Shirin Mehrbod is an Iranian singer who was trained as a soprano and first performed at the age of 17 at the Polytechnic University of Iran. In 1981, Shirin was arrested with thousands of young people as a political activist and spent 5 years in prison. Her first melody was composed in her mind, based on the poem “C’est Une Femme”, within the prison’s walls. She was granted asylum in Canada in 1990, after escaping Iran, where she was introduced to traditional Persian music and trained in Avaz and Radif. In 2001, Shirin was invited to participate in the National Film Board’s documentary “The Tree That Remembers.” She was interviewed and performed the song “Payeez Amad” (The Autumn Is Here). This song was her first experience with Iranian pop music. Following her humanitarian committments in 2003, Shirin accepted the invitation to be a guest soloist with the French orchestra, the “Mahapooran Ensemble”. The group spoke out against the war in Afghanistan in numerous concerts, with a combination of Persian poetry, Khathakali dance and modern percussion. In 2005, as an Iranian singer amongst performers from all over the globe, Shirin was invited to contribute through her performance in a magnificent benefit concert called “Parlons Genocide” or “Talk about Genocide.” In 2006, Shirin completed the production of her first CD: “The Height of a Rare Voice”, expressing her appreciation for humanity, and her desire for peace and love throughout the world.

Nazmiye Oral


Nazmiye Oral began her acting career in the 1990s in the Netherlands with series like Baantjer, Combat, Oppassen! and Westenwind. She also performed in De Gesluierde Monologen, The Suburb Safari, and in No Longer Without You, a play she wrote herself. The play was selected for the Holland Festival and Crossing the Line Festival in New York and has also been made into a documentary. Nazmiye has performed in television productions like A’dam E.V.A., Undercover, Moordvrouw and Oh Mijn Hemel, starred in the series Icarus: Zorgondernemer and In Vrijheid by Floor van der Meulen for which she was awarded Best Actress at the Netherlands Film Festival and at the Lucania Film Festival. In 2011 her debut novel ‘Zehra’ was released, for which she was nominated for the E. du Perron prize. She cofounded the Zina Foundation in 2003, a theatre initiative that travels through different neighborhoods in the Netherlands using local stories.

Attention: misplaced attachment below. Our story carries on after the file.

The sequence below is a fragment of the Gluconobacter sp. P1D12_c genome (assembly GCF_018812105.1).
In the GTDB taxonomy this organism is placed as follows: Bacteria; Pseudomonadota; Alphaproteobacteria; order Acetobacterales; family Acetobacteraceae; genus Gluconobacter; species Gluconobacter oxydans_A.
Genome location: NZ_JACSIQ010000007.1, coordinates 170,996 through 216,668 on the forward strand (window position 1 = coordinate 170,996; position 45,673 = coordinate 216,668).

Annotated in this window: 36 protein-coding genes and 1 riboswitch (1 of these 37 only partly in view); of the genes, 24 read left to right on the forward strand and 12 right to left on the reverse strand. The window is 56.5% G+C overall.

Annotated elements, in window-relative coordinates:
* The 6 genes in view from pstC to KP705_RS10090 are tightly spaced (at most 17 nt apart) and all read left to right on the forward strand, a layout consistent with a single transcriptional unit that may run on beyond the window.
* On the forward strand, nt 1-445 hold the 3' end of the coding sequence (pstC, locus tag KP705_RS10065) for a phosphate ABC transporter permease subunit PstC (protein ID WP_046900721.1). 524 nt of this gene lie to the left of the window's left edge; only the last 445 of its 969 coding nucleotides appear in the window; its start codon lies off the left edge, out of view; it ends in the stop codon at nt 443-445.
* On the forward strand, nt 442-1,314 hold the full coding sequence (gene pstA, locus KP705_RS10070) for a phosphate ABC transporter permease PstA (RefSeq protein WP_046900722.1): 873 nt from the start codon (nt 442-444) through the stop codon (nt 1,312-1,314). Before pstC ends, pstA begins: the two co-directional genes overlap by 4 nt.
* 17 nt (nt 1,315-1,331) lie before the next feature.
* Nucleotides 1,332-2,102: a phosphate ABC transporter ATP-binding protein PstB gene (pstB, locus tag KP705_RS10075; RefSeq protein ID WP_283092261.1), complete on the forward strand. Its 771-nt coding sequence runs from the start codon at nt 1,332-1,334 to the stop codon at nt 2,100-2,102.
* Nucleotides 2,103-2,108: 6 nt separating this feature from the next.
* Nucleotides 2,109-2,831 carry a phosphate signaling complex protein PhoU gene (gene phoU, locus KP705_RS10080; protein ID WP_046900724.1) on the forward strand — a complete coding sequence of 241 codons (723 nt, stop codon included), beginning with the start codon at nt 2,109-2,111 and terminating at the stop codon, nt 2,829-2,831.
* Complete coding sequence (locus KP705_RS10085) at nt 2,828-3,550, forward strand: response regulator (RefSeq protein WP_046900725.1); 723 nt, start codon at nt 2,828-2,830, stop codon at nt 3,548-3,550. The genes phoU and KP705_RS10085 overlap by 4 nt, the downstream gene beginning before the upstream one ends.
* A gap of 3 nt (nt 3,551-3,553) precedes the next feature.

Shelley Segal


Shelley Segal is a singer-songwriter involved in secular activism. Her first record, “An Atheist Album” is a passionate response to dogmatic belief, inequality, religious oppression and the idea that only the devout can be grateful and good. The record gives a voice to the often-underrepresented views of non-religious people, the fastest growing minority in many countries. It also creates opportunities to discuss issues of secularism with the mainstream media. Her voice has taken her around the world including England, Australia and ten tours of the United States. She has released seven recording projects of her own and runs independent record label True Music where she works with other artists. An award-winning songwriter, powerful performer and explicit story-teller, Shelley uses her music not only to express the way she sees the world but to create the world she wants to see.

Veedu Vidz


YouTube comedian who creates satirical videos on a range of topics mainly focusing on Islam. Veedu is an Ex-Muslim who enjoys engaging with his religious and cultural heritage by exploring different ideas and religious preachers in the form of parodies and discussions. Veedu is a free speech advocate and stands for individual rights.

Jenny Wenhammar


Jenny Wenhammar studied art in Venezuela and Portugal 1989-1993 and then art, decorative painting and art therapy in Sweden. She was an art teacher at a Montessori school from 2006-2007. After a year of sailing 2007-2008, she studied at the School of Architecture LTH and 2009-2016 psychology at Lund University with a specialization in environmental psychology at the Swedish University of Agricultural Sciences. In 2006, the Green Party recruited her to municipal politics in Svalöv. In the autumn, she joined the municipal board. In 2012, she opposed a demolition that the municipality decided. She became an activist to stop the demolition, but the property was still leveled. In 2013, she left politics in protest. But in 2014 he was convinced to come back and in February was put up for election to the Riksdag list in western Skåne. In the spring of 2012, she had become an activist in Femen and founded Femen Sweden. She has since participated in several actions in Sweden. An action in Almedalen in 2014 received a great deal of attention and tangible consequences. It led to her receiving an ultimatum from the Green Party: either continued parliamentary candidacy or continued Femen activism. Her art and activism are clearly united. It’s performance, body art, and image. Recurring themes are the right of women and the de-sexualization and liberation of the naked female body. She has devoted a large part of her art to painting vulvae, like Carolina Falkholt, among others.